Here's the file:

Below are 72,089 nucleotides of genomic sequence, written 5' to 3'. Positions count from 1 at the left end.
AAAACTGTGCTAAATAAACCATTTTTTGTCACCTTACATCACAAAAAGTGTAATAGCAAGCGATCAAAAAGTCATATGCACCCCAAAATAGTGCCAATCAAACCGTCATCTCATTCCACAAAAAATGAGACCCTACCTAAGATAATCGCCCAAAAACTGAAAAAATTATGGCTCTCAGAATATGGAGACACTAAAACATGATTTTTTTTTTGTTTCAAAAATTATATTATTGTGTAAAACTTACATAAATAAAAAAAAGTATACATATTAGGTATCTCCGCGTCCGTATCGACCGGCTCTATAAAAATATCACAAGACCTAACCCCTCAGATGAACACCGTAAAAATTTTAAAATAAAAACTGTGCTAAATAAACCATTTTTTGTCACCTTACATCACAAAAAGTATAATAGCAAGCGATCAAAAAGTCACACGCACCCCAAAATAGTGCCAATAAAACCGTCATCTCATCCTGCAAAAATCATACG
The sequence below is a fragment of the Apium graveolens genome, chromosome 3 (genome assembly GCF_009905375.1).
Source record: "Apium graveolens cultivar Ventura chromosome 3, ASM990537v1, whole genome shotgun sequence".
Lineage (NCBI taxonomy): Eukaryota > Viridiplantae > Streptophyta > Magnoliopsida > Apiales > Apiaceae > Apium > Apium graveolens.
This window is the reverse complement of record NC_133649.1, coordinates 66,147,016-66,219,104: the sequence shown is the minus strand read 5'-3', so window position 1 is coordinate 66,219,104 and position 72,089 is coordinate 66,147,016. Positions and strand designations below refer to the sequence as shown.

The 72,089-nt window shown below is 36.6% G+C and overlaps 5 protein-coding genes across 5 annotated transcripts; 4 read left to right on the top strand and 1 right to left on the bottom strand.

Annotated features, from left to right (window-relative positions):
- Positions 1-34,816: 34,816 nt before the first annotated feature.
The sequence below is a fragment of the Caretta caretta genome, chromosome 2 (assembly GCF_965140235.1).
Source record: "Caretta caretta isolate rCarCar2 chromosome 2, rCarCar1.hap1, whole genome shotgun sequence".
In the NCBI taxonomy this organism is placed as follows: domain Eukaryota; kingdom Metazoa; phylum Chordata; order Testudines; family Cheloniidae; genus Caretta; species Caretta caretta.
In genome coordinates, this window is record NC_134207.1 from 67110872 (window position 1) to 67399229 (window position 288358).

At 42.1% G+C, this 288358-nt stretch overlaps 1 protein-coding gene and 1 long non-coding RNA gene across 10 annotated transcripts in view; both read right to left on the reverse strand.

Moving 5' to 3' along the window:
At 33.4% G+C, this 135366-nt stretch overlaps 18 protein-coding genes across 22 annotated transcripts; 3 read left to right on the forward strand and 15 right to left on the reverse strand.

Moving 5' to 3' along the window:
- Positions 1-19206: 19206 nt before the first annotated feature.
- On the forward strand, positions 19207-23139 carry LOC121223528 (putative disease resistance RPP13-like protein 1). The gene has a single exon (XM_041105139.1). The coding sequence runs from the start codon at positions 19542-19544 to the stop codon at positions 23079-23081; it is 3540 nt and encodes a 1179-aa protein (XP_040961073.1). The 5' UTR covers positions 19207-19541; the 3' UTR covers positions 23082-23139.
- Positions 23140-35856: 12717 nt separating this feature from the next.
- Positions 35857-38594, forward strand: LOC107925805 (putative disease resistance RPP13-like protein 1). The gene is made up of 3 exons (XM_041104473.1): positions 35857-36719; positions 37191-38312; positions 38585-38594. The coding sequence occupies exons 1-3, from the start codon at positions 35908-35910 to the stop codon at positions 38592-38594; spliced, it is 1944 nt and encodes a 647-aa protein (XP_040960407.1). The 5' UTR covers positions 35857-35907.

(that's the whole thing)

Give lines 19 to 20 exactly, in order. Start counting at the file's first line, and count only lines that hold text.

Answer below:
- On the forward strand, positions 19207-23139 carry LOC121223528 (putative disease resistance RPP13-like protein 1). The gene has a single exon (XM_041105139.1). The coding sequence runs from the start codon at positions 19542-19544 to the stop codon at positions 23079-23081; it is 3540 nt and encodes a 1179-aa protein (XP_040961073.1). The 5' UTR covers positions 19207-19541; the 3' UTR covers positions 23082-23139.
- Positions 23140-35856: 12717 nt separating this feature from the next.